Philosophy Tuesday

This is a philosophical statement. It is intended to spark thinking and examining.

It is also a conversation about the context in which companies can operate, and the context in which they are currently operating.

“How do we love all the children, of all species, for all time?”

— William McDonough

I’ve been thinking about this a lot recently, and about the ways that companies and our businesses act, or don’t act, how we judge companies, and how that influences their decisions on how to act. There’s a lot to say here, a lot of interconnected pieces, I’m not sure how to say it all succinctly, or how to encompass it all.

Still, if I were to start from first principles – from intentions – then I would state my view this way:

A company ought to provide a great service/product while providing a great living to as many people as they can.

That, I would say, is and would be a wonderful metric by which to judge the performance a company.

I assert we as a society have gotten myopic in our assessment of companies, especially as they get “bigger”, looking primarily through the lenses of how “profitable” they are, or whether they are “growing”, as the measure of their success. Further, we have misjudged what profitable means: A company needs to produce enough revenue (money coming in from sales, etc, thus it needs to have a customer base to supply this revenue) to cover its expenses (salaries, production costs, taxes, location costs, R&D, loans, etc).   If a company has been in business for 20 years while employing and providing a good living to 10 people , while enough of the populous likes its products enough to support the company and its operations, then I doubt most of us would ever hear about it, much less hear it touted as a “successful” company. It isn’t growing its market base. It isn’t being more “profitable” year in and year out. It isn’t “crushing” the market.

But let’s look at this.

This is a company that employs a gaggle of people, people who may well love what they do, enjoy the product or service being provided, and are being supported in their livelihoods. And if the company’s been around for 20 years, then whatever it’s providing is clearly wanted, even if it’s not on the front page of every paper.

Inside the view that a company’s sole metric ought to be, or if by law it should only pay attention to, turning the maximum amount of profit, year in and year out, many things, such as paying minimal wages, externalizing costs into society or into the environment, making shoddy and disposable products, having lousy customer service, egregious contracts, low pay, slick marketing, and etc, make perfect sense. It is what we are demanding they do, because all else is supposed to be secondary to making the biggest profit or biggest gains possible.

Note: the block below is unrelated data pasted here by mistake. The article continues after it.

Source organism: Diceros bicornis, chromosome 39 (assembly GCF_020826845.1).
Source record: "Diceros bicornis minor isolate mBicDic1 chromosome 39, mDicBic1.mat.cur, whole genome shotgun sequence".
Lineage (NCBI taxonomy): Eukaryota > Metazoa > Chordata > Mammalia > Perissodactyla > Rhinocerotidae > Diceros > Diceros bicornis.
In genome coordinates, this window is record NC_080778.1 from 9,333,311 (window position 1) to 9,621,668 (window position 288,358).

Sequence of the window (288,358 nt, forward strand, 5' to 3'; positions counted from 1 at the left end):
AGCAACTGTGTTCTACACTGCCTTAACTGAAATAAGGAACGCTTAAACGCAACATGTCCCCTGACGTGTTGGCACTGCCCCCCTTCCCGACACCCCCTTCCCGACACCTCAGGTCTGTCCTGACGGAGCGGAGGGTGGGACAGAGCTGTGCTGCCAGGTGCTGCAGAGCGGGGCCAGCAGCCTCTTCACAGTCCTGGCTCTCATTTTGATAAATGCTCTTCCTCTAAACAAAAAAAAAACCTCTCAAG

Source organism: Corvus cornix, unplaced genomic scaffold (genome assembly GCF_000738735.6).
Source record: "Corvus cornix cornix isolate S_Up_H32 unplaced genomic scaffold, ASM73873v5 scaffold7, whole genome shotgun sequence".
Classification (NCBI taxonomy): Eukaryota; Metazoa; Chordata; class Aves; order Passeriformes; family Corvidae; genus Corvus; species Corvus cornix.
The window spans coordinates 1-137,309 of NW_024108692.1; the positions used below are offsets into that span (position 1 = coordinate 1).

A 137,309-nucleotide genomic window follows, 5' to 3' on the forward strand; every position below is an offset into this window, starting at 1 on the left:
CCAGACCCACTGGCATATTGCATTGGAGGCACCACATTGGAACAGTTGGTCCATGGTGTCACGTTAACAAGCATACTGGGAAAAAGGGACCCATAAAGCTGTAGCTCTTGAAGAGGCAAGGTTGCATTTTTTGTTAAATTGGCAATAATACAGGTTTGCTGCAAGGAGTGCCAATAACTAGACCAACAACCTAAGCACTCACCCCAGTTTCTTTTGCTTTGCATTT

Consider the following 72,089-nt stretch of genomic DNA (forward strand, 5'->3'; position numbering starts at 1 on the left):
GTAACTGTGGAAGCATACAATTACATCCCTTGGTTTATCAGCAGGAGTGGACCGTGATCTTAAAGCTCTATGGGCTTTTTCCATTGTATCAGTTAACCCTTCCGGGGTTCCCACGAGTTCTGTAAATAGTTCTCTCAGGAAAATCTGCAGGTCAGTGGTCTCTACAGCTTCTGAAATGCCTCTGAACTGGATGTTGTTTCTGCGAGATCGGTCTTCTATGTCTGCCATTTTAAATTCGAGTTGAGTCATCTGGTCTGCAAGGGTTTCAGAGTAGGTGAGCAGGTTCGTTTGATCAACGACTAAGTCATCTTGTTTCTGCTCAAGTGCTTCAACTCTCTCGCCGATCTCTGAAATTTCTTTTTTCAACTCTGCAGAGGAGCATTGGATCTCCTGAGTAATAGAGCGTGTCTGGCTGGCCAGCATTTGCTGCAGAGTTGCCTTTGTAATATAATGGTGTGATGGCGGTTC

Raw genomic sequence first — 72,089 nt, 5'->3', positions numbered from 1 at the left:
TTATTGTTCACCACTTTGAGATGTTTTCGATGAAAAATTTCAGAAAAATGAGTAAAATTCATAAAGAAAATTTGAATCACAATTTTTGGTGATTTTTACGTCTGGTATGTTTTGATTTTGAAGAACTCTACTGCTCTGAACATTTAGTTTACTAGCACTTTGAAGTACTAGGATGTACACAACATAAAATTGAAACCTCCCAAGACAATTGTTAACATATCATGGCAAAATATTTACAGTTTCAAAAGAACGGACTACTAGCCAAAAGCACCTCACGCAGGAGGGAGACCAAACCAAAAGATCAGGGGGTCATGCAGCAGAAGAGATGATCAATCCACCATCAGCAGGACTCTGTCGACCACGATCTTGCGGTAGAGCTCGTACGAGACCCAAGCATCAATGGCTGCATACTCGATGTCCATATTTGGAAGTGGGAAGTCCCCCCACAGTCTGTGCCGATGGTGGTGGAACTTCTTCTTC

That race for the bottom becomes weird: you pay your employees as little as possible, but then you have to externalize costs as much as possible to make the products cheap enough to actually let those same employees be able to buy things, so that the profit can be made. Low, lower, lowest. Meanwhile, the profits all get drained off to… somewhere. At best, to the workers; at worst, not the workers, or the consumers, or society.

But if life is for the living, then why can’t our companies operate that way as well? There’s nothing that says (and indeed historically they haven’t operated this way) that a company need muck over as much as possible to get the biggest buck as the only way to operate or survive. They could survive quite well without that.* And still thrive and still endure and still provide.

Rather than this zero-sum game, what would it be like to have companies operating where they are maximising the honouring of its employees? Maximising the honouring of society and the planet? Maximising the honouring of its clients? Companies focussed on living and making a living and providing (a) living/life? **


* – And, in fact, might well be much better off…

** – And I know there are some companies that do indeed operate this way (and hats off to them!), and I also get that, due to the current context, there is less money flowing which makes it difficult and more of a context of survival for many businesses.

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